French fries. High in calories, high in fat, and high in sodium—and unsurprisingly the most popular "vegetable" among kids. Fries offer virtually none of the nutrients found in broccoli, carrots, spinach, or other veggies not cooked up in a deep fryer, and the fat they're fried in is often trans fat, the unhealthiest kind for the heart. To top it all off, studies are beginning to show cancer-causing properties from acrylamide, a toxic substance that is created when starchy foods like potatoes are heated to extreme temperatures. In some tests, the amount of acrylamide in French fries was 300 to 600 times higher than the amount the EPA allows in a glass of water.2
Instead: Vegetables like baby carrots, celery sticks, and other crudités are great options, but if potatoes must be had, there are some options that don't involve melting a brick of fat. A scooped-out potato skin with low-fat chili and a little cheese can provide lots of fiber and vitamins, with even higher amounts if the chili has beans. You can also try making baked fries, using slices of potato with a light brushing of olive oil. Or the classic baked potato could be a hit, with plain yogurt or cottage cheese instead of sour cream and butter.

Potato chips, Cheetos®, Doritos®, etc. These are full of fat, oftentimes saturated, and way more sodium than any child or adult should eat. Some chips also have the acrylamide problem discussed in #5, French fries, above. Also, watch out for innocent-seeming baked and low-fat chips that contain olestra or other fake fats and chemicals that could present health issues for kids.
Instead: Kids gotta snack, and in fact, since their stomachs are smaller, they aren't usually able to go as long between meals as adults. Cut-up vegetables are the best thing if your kids want to get their crunch on, but air-popped popcorn and some baked chips are okay, too. You can control how much salt goes on the popcorn, or involve your child in experimenting with other toppings like red pepper, Parmesan cheese, or dried herbs. Try making your own trail mix with your kids. They might be more excited to eat their own personal blend, and that way you can avoid certain store-bought trail mixes, which sometimes contain ingredients like chocolate chips and marshmallows that aren't exactly on the healthy snack trail.

Fruit leather. Many of these gelatinous snacks like roll-ups or fruit bites contain just a trace amount of fruit, but lots of sugar or HFCS and bright artificial colors. Don't be misled by all the products that include the word "fruit" on their box. Real fruit is in the produce section, not the candy aisle.
Instead: If your child doesn't show interest in fruit in its natural state, there are some ways you can make it more interesting without losing its nutritional value. For a healthy frozen treat, try filling ice-cube or frozen-pop trays with fruit juice, or freezing grapes. Or buy unflavored gelatin and mix it with fruit juice and/or pieces of fruit to make gelatin treats without the added sugar and color (let it solidify in big flat casserole dishes or roasting pans—another good time for the cookie cutters!) Try serving some raisins, dried apricots, apples, peaches, or other dried fruits that might give you that chewy, leathery texture without the sugar.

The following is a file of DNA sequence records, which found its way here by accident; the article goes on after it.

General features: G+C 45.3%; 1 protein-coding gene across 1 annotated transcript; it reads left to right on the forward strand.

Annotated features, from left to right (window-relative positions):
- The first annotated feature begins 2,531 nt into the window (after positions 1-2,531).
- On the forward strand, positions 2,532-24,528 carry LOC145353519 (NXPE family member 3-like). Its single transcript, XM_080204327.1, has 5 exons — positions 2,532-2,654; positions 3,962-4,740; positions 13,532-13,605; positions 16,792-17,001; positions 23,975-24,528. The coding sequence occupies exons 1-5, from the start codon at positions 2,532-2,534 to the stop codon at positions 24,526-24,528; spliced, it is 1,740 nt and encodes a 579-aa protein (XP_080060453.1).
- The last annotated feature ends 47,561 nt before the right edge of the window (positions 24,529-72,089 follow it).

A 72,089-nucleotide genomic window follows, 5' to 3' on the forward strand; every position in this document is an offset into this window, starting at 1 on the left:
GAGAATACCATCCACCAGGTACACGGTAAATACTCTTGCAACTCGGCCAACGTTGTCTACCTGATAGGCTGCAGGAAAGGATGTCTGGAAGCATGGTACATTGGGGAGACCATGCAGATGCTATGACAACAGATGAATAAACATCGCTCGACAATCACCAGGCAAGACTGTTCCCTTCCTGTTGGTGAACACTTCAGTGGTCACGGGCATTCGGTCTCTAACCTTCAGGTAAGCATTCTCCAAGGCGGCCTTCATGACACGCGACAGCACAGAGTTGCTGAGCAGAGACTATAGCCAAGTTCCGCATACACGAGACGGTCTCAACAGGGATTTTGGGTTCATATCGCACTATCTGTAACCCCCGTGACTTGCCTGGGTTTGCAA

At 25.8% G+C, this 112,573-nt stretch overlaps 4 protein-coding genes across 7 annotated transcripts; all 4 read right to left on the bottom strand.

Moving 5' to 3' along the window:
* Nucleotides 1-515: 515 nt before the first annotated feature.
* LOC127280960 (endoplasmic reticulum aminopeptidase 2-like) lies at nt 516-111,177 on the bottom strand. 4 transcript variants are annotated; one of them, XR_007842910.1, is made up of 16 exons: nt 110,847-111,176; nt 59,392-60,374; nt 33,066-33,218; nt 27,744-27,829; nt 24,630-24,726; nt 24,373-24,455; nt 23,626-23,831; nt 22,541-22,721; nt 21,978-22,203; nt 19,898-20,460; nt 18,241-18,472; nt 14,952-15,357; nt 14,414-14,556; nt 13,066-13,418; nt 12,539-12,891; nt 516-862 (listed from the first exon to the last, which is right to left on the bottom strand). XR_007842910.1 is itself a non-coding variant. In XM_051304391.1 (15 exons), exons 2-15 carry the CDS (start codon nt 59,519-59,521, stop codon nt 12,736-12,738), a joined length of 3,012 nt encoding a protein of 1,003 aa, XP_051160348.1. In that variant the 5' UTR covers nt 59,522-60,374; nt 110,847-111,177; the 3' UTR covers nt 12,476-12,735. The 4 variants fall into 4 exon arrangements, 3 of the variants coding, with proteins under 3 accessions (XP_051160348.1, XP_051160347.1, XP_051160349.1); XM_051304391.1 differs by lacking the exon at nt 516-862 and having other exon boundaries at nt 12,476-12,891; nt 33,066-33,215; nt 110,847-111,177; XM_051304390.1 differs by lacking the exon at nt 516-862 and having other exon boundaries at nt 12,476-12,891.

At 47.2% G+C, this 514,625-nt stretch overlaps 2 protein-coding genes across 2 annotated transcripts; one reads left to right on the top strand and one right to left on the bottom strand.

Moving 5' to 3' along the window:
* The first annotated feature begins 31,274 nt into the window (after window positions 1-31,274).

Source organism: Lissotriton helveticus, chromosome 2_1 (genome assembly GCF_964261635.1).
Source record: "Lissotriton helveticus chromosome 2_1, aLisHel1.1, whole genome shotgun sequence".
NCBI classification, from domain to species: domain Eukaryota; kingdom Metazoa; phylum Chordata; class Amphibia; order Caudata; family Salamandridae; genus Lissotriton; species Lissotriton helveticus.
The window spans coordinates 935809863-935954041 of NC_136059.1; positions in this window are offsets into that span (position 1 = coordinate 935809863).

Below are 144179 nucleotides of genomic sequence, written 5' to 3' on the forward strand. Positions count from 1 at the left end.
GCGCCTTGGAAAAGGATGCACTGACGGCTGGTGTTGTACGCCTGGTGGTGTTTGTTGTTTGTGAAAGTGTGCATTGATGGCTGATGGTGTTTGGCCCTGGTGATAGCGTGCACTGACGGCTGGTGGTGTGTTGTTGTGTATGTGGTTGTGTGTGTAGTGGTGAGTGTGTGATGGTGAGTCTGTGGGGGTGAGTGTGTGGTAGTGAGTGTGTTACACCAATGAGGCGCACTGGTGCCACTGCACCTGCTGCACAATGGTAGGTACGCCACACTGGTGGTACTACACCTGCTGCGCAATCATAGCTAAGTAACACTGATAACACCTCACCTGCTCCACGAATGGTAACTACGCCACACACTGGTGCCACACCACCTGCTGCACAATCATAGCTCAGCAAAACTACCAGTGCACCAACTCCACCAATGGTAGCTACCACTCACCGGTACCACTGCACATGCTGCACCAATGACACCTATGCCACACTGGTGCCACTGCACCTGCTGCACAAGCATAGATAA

Doughnuts. These little deep-fried gobs of joy are favorites for kids and adults alike, but they are full of fat and trans-fatty acids, and of course, sugar. Toaster pastries, muffins, and cinnamon buns aren't much better. The worst thing about doughnuts and these other pastries, aside from their nutritional content, is that they're often presented to children as acceptable breakfast choices. These delicious deadlies need to be categorized properly—as desserts, to be eaten very sparingly. And you can't have dessert for breakfast.
Instead: Honestly, a slice of whole wheat toast spread with sugar-free fruit spread or peanut butter isn't going to get as many fans as a chocolate-filled Krispy Kreme® doughnut, but at some point, you have to stand firm. Be the cop who doesn't like doughnuts. Doughnuts—not for breakfast. Period.

Pizza. In moderation, pizza can be a fairly decent choice. If you order the right toppings, you can get in most of your food groups. The problem comes with processed meats like pepperoni and sausage, which add fat and nitrates/nitrites (see #3, Lunch meat and hot dogs, above); and the overabundance of cheese, which will also provide more calories and fat than a child needs.
Instead: Try making your own pizza with your kids. Use premade whole wheat crusts, or whole wheat tortillas, English muffins, or bread as a base. Then brush on HFCS-free sauce, and set up a workstation with healthy ingredients like diced chicken breast, sliced turkey dogs, and vegetables that each child can use to build his or her own pizza. Then sprinkle on a little cheese, bake, and serve. If your child gets used to eating pizza like this, delivery pizzas may seem unbearably greasy after awhile.

Someday your children will come to realize that caped men in tights and sponges who live under the sea might not have their best interests at heart when it comes to food. Until then, however, why not involve them in the process of selecting and preparing healthier alternatives? Some of these cleverly disguised wholesome foods might become their favorites. Who knows, they may even tempt some of the overgrown children among us!


1Peters J, et al. "Processed meats and risk of childhood leukemia (California, USA)" Cancer Causes & Control 5: 195-202, 1994